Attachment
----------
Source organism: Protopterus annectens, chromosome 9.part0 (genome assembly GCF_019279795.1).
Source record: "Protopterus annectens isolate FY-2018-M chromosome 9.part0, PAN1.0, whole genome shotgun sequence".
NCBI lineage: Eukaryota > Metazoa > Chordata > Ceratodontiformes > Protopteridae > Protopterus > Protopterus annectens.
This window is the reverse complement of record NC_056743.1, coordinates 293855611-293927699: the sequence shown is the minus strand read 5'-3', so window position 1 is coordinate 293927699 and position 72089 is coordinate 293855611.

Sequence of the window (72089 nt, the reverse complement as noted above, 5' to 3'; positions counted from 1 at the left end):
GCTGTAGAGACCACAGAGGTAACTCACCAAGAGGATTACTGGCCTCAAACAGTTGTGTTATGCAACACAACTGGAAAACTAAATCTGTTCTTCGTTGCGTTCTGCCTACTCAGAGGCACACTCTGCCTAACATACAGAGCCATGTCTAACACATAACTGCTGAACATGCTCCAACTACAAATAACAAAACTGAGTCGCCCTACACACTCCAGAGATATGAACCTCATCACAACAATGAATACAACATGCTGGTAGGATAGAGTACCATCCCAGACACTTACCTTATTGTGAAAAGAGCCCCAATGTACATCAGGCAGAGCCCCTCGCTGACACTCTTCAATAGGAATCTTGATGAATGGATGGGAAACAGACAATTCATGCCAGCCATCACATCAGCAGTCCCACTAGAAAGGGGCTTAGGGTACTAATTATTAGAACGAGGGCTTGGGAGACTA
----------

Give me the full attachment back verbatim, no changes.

Source organism: Protopterus annectens, chromosome 9.part0 (genome assembly GCF_019279795.1).
Source record: "Protopterus annectens isolate FY-2018-M chromosome 9.part0, PAN1.0, whole genome shotgun sequence".
NCBI lineage: Eukaryota > Metazoa > Chordata > Ceratodontiformes > Protopteridae > Protopterus > Protopterus annectens.
This window is the reverse complement of record NC_056743.1, coordinates 293855611-293927699: the sequence shown is the minus strand read 5'-3', so window position 1 is coordinate 293927699 and position 72089 is coordinate 293855611.

Sequence of the window (72089 nt, the reverse complement as noted above, 5' to 3'; positions counted from 1 at the left end):
GCTGTAGAGACCACAGAGGTAACTCACCAAGAGGATTACTGGCCTCAAACAGTTGTGTTATGCAACACAACTGGAAAACTAAATCTGTTCTTCGTTGCGTTCTGCCTACTCAGAGGCACACTCTGCCTAACATACAGAGCCATGTCTAACACATAACTGCTGAACATGCTCCAACTACAAATAACAAAACTGAGTCGCCCTACACACTCCAGAGATATGAACCTCATCACAACAATGAATACAACATGCTGGTAGGATAGAGTACCATCCCAGACACTTACCTTATTGTGAAAAGAGCCCCAATGTACATCAGGCAGAGCCCCTCGCTGACACTCTTCAATAGGAATCTTGATGAATGGATGGGAAACAGACAATTCATGCCAGCCATCACATCAGCAGTCCCACTAGAAAGGGGCTTAGGGTACTAATTATTAGAACGAGGGCTTGGGAGACTA